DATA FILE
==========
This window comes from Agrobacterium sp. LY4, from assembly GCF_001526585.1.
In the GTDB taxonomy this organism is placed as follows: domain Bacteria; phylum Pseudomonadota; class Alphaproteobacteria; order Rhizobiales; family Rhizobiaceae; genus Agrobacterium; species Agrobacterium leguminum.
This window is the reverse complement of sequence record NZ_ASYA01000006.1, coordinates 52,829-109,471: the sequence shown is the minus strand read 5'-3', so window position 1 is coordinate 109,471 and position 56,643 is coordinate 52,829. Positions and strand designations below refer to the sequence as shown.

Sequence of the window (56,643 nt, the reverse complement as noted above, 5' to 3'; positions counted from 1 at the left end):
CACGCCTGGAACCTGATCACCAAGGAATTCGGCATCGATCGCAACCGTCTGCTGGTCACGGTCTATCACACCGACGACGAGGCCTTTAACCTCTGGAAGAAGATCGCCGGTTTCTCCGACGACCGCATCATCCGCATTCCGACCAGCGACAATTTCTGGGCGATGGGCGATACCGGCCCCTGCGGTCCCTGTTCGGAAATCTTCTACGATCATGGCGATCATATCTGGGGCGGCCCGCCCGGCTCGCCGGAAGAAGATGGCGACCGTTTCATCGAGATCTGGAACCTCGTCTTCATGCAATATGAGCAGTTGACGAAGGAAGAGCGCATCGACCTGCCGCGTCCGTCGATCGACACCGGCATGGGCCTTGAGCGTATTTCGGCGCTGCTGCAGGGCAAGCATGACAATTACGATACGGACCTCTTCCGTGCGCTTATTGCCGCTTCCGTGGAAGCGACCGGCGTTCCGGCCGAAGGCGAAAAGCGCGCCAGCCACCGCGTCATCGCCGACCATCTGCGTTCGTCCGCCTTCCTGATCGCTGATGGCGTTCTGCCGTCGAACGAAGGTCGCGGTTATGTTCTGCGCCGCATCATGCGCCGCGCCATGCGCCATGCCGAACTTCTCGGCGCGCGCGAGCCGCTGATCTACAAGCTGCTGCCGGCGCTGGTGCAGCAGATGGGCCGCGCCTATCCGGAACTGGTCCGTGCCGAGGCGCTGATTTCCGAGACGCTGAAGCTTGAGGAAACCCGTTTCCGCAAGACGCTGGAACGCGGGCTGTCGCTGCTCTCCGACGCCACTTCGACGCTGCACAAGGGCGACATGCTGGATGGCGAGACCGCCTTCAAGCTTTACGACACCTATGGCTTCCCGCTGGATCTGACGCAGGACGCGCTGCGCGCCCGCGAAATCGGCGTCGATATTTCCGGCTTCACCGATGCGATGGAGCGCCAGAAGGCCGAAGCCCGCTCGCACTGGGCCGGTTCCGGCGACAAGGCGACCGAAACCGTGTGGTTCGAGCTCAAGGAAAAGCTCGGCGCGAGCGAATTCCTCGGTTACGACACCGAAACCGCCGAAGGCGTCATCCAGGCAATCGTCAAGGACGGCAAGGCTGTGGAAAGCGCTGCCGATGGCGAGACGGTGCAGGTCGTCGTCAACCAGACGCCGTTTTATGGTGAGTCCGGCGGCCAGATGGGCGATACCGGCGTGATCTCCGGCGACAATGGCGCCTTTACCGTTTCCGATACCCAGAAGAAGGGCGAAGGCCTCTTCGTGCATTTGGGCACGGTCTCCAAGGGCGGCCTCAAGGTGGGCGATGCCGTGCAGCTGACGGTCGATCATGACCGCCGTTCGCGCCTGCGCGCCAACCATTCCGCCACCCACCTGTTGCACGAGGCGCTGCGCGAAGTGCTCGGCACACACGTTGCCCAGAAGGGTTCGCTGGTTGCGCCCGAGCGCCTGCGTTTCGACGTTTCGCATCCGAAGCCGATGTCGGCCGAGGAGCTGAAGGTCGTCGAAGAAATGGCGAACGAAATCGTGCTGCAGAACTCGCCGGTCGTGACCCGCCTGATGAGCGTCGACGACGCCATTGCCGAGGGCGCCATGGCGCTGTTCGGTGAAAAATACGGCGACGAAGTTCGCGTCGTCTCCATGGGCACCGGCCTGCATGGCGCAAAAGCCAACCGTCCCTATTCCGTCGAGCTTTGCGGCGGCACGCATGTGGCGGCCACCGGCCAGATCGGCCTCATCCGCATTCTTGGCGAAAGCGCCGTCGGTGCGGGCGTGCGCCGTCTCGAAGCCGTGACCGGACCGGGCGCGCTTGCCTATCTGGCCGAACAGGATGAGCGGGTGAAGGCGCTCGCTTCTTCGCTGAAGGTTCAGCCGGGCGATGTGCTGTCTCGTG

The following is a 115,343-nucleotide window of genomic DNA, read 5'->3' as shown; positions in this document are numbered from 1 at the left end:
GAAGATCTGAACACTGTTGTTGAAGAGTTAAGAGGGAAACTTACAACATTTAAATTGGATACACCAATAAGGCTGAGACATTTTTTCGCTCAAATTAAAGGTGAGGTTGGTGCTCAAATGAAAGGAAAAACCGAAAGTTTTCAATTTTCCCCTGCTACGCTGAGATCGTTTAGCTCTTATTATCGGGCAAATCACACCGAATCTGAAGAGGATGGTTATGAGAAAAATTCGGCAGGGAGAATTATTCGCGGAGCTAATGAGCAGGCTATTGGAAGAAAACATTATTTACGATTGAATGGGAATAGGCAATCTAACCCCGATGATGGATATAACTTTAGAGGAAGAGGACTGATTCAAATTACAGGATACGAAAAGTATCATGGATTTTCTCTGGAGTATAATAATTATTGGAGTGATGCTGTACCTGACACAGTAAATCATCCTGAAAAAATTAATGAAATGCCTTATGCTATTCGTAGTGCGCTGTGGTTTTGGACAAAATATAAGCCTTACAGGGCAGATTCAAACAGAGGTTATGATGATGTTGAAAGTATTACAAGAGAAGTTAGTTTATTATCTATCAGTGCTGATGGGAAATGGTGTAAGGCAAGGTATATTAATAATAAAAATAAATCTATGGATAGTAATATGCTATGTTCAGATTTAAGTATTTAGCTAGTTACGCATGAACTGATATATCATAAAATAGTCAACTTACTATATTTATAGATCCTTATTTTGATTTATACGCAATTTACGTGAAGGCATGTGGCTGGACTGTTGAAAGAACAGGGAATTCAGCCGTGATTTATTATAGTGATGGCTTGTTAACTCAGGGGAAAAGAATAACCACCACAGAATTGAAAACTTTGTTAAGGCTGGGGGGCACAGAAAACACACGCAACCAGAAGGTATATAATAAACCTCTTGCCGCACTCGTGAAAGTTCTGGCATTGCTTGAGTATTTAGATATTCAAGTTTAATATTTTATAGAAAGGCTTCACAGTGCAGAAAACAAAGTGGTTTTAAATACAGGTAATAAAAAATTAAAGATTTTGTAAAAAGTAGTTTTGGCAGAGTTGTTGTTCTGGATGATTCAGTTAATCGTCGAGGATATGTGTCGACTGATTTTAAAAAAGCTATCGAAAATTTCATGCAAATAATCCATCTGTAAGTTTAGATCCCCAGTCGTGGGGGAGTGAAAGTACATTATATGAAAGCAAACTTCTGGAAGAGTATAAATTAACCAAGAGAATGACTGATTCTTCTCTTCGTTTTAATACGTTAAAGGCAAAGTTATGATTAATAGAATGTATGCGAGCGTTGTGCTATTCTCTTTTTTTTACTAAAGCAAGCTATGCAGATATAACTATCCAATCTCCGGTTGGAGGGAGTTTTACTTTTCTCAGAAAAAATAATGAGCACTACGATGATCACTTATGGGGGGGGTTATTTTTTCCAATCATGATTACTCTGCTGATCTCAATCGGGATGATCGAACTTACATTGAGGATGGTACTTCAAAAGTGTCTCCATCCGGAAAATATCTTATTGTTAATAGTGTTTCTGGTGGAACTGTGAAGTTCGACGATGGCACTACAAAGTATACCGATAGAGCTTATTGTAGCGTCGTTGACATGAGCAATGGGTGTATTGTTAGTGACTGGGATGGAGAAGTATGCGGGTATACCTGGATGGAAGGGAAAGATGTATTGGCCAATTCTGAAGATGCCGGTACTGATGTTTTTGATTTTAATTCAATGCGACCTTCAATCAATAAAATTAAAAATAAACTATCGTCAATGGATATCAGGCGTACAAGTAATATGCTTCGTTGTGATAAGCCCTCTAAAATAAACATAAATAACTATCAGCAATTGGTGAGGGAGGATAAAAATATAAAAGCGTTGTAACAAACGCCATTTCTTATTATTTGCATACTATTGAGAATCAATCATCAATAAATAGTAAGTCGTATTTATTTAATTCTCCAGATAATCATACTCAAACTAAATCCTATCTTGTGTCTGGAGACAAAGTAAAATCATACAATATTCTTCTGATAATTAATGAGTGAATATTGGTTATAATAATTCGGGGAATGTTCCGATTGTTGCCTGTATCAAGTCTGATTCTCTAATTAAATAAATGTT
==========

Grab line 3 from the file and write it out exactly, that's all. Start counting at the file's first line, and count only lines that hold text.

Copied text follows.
This window is the reverse complement of sequence record NZ_ASYA01000006.1, coordinates 52,829-109,471: the sequence shown is the minus strand read 5'-3', so window position 1 is coordinate 109,471 and position 56,643 is coordinate 52,829. Positions and strand designations below refer to the sequence as shown.